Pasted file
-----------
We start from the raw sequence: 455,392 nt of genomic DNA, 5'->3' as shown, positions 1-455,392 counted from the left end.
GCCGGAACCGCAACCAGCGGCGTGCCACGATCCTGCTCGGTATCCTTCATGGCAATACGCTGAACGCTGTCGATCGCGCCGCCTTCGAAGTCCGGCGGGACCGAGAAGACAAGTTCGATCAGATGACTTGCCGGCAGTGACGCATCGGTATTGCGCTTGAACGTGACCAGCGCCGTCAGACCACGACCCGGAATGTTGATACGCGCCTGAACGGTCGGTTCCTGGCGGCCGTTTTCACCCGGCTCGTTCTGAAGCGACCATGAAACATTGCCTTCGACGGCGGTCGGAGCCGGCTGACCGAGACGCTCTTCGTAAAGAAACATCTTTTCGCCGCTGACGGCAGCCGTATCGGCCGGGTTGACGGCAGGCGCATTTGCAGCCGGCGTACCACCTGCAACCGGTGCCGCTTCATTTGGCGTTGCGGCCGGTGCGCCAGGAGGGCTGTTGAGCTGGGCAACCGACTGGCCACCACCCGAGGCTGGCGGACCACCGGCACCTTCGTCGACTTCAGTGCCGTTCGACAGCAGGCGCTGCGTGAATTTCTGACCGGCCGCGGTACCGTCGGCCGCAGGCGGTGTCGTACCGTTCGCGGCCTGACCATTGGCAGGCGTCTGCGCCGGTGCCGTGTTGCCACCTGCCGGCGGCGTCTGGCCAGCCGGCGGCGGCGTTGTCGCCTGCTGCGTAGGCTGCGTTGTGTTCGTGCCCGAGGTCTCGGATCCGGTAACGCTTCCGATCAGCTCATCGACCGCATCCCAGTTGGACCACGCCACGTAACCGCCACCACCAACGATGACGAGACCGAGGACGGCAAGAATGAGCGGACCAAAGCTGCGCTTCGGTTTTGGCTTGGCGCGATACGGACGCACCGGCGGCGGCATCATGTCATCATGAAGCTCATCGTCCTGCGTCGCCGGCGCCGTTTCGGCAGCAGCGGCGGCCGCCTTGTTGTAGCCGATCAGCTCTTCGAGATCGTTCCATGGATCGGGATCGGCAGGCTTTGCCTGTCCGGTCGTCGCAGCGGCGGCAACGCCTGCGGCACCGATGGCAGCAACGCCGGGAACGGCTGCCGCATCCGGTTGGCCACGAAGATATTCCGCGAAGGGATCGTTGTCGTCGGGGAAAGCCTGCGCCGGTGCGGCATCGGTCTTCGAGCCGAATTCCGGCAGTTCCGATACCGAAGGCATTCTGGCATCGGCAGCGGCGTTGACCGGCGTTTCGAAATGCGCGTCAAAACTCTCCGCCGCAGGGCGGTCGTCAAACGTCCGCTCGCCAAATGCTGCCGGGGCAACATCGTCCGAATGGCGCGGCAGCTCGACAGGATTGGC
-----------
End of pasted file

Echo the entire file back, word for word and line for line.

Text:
We start from the raw sequence: 455,392 nt of genomic DNA, 5'->3' as shown, positions 1-455,392 counted from the left end.
GCCGGAACCGCAACCAGCGGCGTGCCACGATCCTGCTCGGTATCCTTCATGGCAATACGCTGAACGCTGTCGATCGCGCCGCCTTCGAAGTCCGGCGGGACCGAGAAGACAAGTTCGATCAGATGACTTGCCGGCAGTGACGCATCGGTATTGCGCTTGAACGTGACCAGCGCCGTCAGACCACGACCCGGAATGTTGATACGCGCCTGAACGGTCGGTTCCTGGCGGCCGTTTTCACCCGGCTCGTTCTGAAGCGACCATGAAACATTGCCTTCGACGGCGGTCGGAGCCGGCTGACCGAGACGCTCTTCGTAAAGAAACATCTTTTCGCCGCTGACGGCAGCCGTATCGGCCGGGTTGACGGCAGGCGCATTTGCAGCCGGCGTACCACCTGCAACCGGTGCCGCTTCATTTGGCGTTGCGGCCGGTGCGCCAGGAGGGCTGTTGAGCTGGGCAACCGACTGGCCACCACCCGAGGCTGGCGGACCACCGGCACCTTCGTCGACTTCAGTGCCGTTCGACAGCAGGCGCTGCGTGAATTTCTGACCGGCCGCGGTACCGTCGGCCGCAGGCGGTGTCGTACCGTTCGCGGCCTGACCATTGGCAGGCGTCTGCGCCGGTGCCGTGTTGCCACCTGCCGGCGGCGTCTGGCCAGCCGGCGGCGGCGTTGTCGCCTGCTGCGTAGGCTGCGTTGTGTTCGTGCCCGAGGTCTCGGATCCGGTAACGCTTCCGATCAGCTCATCGACCGCATCCCAGTTGGACCACGCCACGTAACCGCCACCACCAACGATGACGAGACCGAGGACGGCAAGAATGAGCGGACCAAAGCTGCGCTTCGGTTTTGGCTTGGCGCGATACGGACGCACCGGCGGCGGCATCATGTCATCATGAAGCTCATCGTCCTGCGTCGCCGGCGCCGTTTCGGCAGCAGCGGCGGCCGCCTTGTTGTAGCCGATCAGCTCTTCGAGATCGTTCCATGGATCGGGATCGGCAGGCTTTGCCTGTCCGGTCGTCGCAGCGGCGGCAACGCCTGCGGCACCGATGGCAGCAACGCCGGGAACGGCTGCCGCATCCGGTTGGCCACGAAGATATTCCGCGAAGGGATCGTTGTCGTCGGGGAAAGCCTGCGCCGGTGCGGCATCGGTCTTCGAGCCGAATTCCGGCAGTTCCGATACCGAAGGCATTCTGGCATCGGCAGCGGCGTTGACCGGCGTTTCGAAATGCGCGTCAAAACTCTCCGCCGCAGGGCGGTCGTCAAACGTCCGCTCGCCAAATGCTGCCGGGGCAACATCGTCCGAATGGCGCGGCAGCTCGACAGGATTGGC